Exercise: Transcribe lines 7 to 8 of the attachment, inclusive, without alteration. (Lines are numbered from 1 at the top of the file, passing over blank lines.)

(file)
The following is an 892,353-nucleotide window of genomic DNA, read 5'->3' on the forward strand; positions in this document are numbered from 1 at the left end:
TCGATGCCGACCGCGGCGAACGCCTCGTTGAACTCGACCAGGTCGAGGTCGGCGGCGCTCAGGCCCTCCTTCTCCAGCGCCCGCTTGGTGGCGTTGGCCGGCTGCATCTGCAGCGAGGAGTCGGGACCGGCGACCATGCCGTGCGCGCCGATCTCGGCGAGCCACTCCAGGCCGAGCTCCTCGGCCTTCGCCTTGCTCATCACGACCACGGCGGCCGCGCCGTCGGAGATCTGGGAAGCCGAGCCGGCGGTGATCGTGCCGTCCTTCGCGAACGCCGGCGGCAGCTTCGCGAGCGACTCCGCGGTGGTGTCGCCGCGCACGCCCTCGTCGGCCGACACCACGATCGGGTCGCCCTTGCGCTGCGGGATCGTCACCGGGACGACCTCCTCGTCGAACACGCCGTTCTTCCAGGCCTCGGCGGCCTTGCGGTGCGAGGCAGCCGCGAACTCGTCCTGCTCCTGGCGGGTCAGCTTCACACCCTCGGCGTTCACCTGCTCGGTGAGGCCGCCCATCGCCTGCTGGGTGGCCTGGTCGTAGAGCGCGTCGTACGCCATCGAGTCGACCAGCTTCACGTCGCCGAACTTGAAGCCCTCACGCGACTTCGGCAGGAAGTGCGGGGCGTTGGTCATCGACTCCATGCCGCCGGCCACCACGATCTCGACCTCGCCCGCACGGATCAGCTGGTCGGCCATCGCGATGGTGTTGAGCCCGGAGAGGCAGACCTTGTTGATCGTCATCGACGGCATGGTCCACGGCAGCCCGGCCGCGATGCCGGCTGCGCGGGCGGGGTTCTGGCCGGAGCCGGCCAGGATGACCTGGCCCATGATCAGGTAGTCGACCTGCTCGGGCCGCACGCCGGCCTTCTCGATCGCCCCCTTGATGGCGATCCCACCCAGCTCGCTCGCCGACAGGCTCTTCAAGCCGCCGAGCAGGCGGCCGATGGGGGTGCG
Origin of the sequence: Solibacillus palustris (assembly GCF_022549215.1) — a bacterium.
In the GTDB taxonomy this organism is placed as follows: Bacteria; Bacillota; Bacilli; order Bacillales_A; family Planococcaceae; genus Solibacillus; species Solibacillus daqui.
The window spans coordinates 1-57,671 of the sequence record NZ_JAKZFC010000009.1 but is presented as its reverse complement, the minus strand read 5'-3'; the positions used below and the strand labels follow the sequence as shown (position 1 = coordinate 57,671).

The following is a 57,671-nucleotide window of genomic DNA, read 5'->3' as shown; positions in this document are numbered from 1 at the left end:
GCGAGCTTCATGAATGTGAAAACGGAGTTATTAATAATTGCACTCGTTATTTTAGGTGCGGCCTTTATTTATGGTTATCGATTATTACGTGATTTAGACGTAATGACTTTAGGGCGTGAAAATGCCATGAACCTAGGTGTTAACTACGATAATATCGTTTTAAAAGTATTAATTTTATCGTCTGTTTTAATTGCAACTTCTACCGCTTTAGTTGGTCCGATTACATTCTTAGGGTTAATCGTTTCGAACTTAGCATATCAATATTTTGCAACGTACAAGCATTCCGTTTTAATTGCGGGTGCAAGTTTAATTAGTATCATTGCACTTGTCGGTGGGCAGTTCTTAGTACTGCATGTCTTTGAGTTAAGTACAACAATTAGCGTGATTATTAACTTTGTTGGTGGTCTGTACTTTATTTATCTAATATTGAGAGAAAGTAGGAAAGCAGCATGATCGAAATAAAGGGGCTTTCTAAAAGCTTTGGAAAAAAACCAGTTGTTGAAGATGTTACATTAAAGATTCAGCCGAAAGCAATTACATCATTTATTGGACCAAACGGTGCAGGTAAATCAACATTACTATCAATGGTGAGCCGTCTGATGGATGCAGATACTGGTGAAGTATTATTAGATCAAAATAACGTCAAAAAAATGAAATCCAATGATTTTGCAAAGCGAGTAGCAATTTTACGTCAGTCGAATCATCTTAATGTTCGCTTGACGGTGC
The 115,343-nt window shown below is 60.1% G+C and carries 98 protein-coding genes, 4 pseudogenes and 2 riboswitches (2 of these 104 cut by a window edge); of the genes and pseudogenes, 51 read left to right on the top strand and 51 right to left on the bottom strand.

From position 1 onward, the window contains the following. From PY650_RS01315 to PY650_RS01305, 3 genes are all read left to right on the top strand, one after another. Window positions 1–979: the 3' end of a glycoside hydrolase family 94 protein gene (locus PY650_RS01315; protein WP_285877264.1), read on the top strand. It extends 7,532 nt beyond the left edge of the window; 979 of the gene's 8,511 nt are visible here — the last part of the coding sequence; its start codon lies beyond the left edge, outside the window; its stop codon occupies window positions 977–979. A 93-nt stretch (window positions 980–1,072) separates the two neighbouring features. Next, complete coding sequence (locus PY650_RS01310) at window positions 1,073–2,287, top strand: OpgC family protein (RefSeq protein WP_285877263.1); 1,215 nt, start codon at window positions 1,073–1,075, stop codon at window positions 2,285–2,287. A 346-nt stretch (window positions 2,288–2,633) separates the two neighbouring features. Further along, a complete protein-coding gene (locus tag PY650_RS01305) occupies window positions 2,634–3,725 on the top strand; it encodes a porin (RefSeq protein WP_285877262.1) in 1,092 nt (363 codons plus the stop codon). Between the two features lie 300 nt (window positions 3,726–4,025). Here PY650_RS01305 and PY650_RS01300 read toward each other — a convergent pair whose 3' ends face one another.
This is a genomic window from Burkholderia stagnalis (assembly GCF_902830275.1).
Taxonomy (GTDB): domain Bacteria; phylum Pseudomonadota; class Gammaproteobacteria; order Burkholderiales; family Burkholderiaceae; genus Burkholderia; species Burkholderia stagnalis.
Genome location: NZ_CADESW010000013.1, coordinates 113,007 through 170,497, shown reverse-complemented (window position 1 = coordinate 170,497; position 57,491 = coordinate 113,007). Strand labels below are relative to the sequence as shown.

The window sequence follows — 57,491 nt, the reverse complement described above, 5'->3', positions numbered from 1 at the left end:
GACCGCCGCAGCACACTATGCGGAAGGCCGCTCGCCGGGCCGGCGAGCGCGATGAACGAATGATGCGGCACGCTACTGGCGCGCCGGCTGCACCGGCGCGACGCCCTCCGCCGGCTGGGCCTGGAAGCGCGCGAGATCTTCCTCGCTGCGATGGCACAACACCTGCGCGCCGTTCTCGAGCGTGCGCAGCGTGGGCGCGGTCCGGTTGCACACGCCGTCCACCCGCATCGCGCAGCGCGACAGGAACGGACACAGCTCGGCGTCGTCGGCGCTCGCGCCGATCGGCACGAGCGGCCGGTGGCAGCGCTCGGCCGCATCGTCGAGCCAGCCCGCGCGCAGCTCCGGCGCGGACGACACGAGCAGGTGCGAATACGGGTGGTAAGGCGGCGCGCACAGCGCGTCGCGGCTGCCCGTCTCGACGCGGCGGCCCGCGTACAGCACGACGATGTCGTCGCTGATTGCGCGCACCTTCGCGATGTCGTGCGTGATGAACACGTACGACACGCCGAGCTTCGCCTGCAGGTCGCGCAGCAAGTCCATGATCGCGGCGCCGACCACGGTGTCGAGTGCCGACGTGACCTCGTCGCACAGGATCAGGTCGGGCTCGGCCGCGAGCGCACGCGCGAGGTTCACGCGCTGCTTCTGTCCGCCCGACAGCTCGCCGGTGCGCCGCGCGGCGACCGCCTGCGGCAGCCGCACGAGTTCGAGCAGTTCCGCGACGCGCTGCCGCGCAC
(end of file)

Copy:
GCGAGCTTCATGAATGTGAAAACGGAGTTATTAATAATTGCACTCGTTATTTTAGGTGCGGCCTTTATTTATGGTTATCGATTATTACGTGATTTAGACGTAATGACTTTAGGGCGTGAAAATGCCATGAACCTAGGTGTTAACTACGATAATATCGTTTTAAAAGTATTAATTTTATCGTCTGTTTTAATTGCAACTTCTACCGCTTTAGTTGGTCCGATTACATTCTTAGGGTTAATCGTTTCGAACTTAGCATATCAATATTTTGCAACGTACAAGCATTCCGTTTTAATTGCGGGTGCAAGTTTAATTAGTATCATTGCACTTGTCGGTGGGCAGTTCTTAGTACTGCATGTCTTTGAGTTAAGTACAACAATTAGCGTGATTATTAACTTTGTTGGTGGTCTGTACTTTATTTATCTAATATTGAGAGAAAGTAGGAAAGCAGCATGATCGAAATAAAGGGGCTTTCTAAAAGCTTTGGAAAAAAACCAGTTGTTGAAGATGTTACATTAAAGATTCAGCCGAAAGCAATTACATCATTTATTGGACCAAACGGTGCAGGTAAATCAACATTACTATCAATGGTGAGCCGTCTGATGGATGCAGATACTGGTGAAGTATTATTAGATCAAAATAACGTCAAAAAAATGAAATCCAATGATTTTGCAAAGCGAGTAGCAATTTTACGTCAGTCGAATCATCTTAATGTTCGCTTGACGGTGC
The 115,343-nt window shown below is 60.1% G+C and carries 98 protein-coding genes, 4 pseudogenes and 2 riboswitches (2 of these 104 cut by a window edge); of the genes and pseudogenes, 51 read left to right on the top strand and 51 right to left on the bottom strand.